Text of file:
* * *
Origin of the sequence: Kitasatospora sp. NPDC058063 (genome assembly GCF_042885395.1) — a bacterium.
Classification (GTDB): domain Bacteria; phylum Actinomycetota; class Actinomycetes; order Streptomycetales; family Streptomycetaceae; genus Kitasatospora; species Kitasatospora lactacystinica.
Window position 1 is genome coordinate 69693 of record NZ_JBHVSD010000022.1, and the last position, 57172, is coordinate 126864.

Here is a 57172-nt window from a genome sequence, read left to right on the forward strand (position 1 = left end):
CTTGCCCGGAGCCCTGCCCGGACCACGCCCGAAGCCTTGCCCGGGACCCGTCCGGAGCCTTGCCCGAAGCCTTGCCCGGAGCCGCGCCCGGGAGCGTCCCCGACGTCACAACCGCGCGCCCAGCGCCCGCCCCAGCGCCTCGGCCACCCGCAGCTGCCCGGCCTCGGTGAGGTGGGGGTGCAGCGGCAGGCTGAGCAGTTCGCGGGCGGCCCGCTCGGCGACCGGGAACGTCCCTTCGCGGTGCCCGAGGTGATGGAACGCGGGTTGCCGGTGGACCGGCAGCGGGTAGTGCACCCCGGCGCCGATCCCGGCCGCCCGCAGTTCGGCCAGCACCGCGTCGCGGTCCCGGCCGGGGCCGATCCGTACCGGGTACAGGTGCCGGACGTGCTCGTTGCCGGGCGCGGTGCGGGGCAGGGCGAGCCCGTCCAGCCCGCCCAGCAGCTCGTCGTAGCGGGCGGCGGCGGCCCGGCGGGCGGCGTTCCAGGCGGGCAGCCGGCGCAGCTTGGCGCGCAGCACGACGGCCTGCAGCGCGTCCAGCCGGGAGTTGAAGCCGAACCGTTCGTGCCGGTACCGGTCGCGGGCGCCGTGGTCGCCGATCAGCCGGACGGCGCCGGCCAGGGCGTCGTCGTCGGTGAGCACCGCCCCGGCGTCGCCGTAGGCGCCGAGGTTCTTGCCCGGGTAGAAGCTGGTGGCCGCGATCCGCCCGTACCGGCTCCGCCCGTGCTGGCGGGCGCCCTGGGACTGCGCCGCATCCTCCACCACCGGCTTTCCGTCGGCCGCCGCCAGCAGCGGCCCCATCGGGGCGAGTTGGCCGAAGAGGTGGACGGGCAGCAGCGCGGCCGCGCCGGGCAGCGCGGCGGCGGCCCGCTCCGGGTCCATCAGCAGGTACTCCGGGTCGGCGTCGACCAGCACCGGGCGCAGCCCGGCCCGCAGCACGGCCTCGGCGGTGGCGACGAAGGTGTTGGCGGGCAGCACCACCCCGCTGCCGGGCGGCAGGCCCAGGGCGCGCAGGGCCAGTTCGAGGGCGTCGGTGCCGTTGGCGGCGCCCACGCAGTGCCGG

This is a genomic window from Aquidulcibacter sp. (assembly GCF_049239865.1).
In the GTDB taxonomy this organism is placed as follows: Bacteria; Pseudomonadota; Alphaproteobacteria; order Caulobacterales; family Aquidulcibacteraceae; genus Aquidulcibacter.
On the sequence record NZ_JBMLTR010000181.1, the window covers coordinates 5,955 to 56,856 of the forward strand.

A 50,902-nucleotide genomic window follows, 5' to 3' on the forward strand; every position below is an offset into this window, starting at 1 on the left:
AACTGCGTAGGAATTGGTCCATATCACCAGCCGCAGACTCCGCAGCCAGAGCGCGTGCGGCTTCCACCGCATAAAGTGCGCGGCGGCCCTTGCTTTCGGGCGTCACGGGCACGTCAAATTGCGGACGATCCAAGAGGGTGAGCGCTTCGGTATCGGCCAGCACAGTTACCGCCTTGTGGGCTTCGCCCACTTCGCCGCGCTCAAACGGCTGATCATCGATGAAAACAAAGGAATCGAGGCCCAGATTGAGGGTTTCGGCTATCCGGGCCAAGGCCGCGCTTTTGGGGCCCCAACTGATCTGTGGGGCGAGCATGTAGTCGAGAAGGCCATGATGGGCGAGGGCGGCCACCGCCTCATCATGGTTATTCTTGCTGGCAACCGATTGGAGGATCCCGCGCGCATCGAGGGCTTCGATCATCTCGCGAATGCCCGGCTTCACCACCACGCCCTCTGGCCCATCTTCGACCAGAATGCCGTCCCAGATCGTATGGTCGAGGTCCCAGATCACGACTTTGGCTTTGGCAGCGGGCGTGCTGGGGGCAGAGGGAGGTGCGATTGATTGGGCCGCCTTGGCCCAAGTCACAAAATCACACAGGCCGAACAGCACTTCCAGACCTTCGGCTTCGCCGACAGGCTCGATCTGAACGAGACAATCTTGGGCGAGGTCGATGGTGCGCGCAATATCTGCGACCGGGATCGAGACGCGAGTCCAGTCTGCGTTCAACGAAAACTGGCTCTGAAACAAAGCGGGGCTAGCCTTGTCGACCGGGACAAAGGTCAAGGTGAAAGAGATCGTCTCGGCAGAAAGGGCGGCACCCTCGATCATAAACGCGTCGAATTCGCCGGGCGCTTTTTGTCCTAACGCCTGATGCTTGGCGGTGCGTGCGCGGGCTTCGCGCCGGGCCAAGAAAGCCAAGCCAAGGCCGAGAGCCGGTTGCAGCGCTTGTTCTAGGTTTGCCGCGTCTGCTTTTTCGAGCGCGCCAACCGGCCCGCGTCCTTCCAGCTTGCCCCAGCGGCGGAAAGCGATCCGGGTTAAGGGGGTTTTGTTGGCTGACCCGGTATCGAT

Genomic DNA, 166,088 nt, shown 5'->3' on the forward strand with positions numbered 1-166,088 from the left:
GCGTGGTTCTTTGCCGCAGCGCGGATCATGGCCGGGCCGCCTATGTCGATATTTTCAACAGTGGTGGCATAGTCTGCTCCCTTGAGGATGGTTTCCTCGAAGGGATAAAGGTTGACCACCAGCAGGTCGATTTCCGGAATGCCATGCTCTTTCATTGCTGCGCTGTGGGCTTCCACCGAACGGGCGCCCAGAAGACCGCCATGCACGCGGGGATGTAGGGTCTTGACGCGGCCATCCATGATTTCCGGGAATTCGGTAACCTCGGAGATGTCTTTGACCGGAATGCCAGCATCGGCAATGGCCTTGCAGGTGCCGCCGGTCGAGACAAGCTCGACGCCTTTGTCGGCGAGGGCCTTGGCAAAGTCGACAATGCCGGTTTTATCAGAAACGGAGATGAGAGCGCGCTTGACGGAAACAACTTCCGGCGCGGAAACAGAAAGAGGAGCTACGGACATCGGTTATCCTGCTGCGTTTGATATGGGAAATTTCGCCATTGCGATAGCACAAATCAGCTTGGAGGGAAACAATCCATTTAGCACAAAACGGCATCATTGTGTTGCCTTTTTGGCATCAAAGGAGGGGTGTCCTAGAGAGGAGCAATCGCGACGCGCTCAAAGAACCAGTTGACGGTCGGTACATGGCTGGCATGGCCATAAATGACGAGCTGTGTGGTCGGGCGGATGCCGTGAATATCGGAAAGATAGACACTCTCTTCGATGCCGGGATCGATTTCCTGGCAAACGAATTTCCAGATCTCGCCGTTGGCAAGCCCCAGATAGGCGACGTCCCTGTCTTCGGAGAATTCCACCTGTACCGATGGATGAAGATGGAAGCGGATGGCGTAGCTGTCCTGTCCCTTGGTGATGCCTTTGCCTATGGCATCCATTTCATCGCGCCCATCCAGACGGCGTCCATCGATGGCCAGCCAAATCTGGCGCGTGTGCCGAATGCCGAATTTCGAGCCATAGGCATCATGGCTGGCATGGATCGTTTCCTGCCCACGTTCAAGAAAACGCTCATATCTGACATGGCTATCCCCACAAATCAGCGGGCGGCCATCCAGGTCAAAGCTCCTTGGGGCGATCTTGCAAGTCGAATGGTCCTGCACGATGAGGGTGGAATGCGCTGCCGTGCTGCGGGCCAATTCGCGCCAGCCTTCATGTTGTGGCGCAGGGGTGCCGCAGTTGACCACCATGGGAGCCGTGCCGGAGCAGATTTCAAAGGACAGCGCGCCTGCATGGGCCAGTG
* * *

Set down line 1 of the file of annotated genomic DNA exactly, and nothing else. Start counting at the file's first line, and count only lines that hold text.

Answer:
Origin of the sequence: Kitasatospora sp. NPDC058063 (genome assembly GCF_042885395.1) — a bacterium.